It started with the conversation with the writers. I wonder, why on earth did I just act like that? Why couldn’t I let it go? Why did I react so strongly?
This is was what has started me on the road to exploring the possibility that there is something deeper happening to me. Something connected to an unexplored pain. Which eventually opens me up to the idea that, yes, I have been traumatized by an experience in my chosen Jewish community.
But that realization doesn’t make things easier. It makes them harder.
Opening myself to the idea that I had been traumatized means opening up a door in my consciousness that I had been keeping shut up until this moment. It means opening myself to a vulnerability: the reality that, yes, this part of me is in an intense amount of pain and it hasn’t gone away. And now that I have admitted it, I no longer have the defenses up that I once did. The defenses such as denial: the fantasy that I am not, in fact, in pain. Or cynicism. Or anger.
And so without those shields, I am now exposed, and it is resulting in these extreme reactions, ones that seem to bring me all the way back to my traumatic moment, back to when I reacted the same way I am reacting now: the beating heart, the aching head, the racing thoughts. These are not just reactions to a painful memory: they are the memory lived out again. In that sense, it isn’t even a memory: it is a reality. And the unfortunate people to put themselves in the middle of that reality are suddenly on the receiving end of being treated the way I would treat the people who I feel traumatized me.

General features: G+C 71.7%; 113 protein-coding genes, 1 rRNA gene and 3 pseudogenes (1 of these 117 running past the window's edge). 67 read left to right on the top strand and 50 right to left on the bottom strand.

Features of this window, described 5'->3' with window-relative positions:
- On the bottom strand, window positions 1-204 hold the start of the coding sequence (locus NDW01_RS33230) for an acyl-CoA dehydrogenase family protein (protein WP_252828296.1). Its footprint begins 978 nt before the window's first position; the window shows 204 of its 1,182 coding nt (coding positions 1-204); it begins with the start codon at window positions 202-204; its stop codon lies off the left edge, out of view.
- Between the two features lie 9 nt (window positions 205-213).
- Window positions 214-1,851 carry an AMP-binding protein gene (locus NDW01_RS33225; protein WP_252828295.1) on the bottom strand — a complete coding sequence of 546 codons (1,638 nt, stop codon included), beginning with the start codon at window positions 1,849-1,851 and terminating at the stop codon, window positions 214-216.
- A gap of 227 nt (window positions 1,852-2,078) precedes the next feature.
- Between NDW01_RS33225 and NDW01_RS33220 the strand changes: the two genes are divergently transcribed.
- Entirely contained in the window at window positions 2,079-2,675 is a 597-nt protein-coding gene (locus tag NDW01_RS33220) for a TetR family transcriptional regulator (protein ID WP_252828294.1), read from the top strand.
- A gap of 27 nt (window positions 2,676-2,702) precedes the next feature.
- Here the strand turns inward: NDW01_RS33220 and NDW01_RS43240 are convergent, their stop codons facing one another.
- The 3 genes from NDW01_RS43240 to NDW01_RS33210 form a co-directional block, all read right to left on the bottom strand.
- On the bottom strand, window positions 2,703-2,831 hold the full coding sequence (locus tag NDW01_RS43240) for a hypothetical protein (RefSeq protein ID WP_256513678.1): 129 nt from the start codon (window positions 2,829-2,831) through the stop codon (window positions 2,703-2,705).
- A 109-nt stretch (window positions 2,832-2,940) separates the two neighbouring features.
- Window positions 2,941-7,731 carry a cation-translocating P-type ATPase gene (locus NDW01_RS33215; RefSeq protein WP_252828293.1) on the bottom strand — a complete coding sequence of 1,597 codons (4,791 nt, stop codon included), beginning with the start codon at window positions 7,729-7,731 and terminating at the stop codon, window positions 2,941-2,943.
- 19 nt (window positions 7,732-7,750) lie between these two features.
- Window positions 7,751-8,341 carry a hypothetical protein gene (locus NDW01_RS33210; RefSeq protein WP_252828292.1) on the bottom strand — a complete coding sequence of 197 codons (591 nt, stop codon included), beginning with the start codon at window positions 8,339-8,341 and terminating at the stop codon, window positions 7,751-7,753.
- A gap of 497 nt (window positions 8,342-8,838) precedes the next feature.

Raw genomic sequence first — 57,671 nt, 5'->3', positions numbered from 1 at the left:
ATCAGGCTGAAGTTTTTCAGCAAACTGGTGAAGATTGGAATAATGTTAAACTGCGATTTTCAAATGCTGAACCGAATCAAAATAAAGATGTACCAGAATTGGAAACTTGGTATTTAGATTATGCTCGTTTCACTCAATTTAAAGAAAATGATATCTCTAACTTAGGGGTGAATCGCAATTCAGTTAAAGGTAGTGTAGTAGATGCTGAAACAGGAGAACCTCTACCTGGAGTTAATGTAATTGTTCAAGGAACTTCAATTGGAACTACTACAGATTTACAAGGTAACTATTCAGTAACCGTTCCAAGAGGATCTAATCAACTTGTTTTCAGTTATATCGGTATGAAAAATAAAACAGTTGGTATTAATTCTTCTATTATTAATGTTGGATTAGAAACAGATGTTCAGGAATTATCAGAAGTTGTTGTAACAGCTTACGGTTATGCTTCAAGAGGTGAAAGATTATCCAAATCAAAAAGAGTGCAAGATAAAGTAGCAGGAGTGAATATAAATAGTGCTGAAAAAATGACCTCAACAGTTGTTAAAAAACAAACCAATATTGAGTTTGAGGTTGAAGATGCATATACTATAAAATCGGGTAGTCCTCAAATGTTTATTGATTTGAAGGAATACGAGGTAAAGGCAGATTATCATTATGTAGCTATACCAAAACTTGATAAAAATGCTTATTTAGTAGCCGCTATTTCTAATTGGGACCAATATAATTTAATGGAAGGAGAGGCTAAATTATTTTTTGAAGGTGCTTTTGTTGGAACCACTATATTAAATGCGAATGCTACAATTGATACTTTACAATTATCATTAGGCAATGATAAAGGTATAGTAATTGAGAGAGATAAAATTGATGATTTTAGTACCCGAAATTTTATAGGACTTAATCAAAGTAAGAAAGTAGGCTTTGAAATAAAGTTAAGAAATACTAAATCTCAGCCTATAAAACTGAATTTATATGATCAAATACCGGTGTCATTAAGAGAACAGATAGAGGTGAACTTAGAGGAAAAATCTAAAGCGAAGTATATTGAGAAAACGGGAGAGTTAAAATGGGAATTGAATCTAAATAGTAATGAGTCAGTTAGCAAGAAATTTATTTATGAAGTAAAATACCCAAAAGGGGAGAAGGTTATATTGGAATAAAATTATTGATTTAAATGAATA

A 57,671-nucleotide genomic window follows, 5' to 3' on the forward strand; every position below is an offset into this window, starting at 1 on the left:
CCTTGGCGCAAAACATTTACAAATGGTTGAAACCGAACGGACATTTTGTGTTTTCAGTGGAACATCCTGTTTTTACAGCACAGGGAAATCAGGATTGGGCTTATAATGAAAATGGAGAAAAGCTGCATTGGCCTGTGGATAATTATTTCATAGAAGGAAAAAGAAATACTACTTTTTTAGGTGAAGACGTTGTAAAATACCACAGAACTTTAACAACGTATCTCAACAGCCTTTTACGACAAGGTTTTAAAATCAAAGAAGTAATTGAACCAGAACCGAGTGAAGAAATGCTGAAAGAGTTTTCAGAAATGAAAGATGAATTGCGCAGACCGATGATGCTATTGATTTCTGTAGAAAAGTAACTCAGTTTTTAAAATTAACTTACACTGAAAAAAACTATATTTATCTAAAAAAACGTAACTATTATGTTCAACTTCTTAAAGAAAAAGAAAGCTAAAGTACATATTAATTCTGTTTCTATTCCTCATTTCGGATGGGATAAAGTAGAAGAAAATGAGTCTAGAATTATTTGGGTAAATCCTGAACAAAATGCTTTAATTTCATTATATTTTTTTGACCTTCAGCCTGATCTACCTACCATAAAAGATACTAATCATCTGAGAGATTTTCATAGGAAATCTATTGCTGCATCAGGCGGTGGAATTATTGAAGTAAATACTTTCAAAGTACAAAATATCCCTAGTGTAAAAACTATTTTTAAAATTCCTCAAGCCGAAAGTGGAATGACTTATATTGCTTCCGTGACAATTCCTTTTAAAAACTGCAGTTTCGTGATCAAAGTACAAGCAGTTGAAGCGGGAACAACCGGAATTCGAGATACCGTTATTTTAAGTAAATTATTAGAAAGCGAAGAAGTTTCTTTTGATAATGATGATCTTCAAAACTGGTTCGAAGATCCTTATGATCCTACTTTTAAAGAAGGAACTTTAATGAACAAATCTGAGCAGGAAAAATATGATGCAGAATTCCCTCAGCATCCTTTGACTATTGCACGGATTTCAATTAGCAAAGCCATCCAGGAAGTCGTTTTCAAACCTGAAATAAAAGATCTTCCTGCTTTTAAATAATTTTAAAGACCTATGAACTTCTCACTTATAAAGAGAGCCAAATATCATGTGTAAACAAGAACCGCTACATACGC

It’s a few days after the latest episode. I am speaking to my therapist about the conversation and the other ones. We discuss how these experiences can help me avoid such painful interactions in the future. But more than anything, I’m still letting go of so much, expressing so much that has been hidden deep inside of me until this moment.
And he’s mostly listening, because he is so good at knowing when I need to process something out loud so I can get there, get to wherever “there” is, that place of understanding what I always wanted to say but have just been looking for the words, and then from there a place of healing.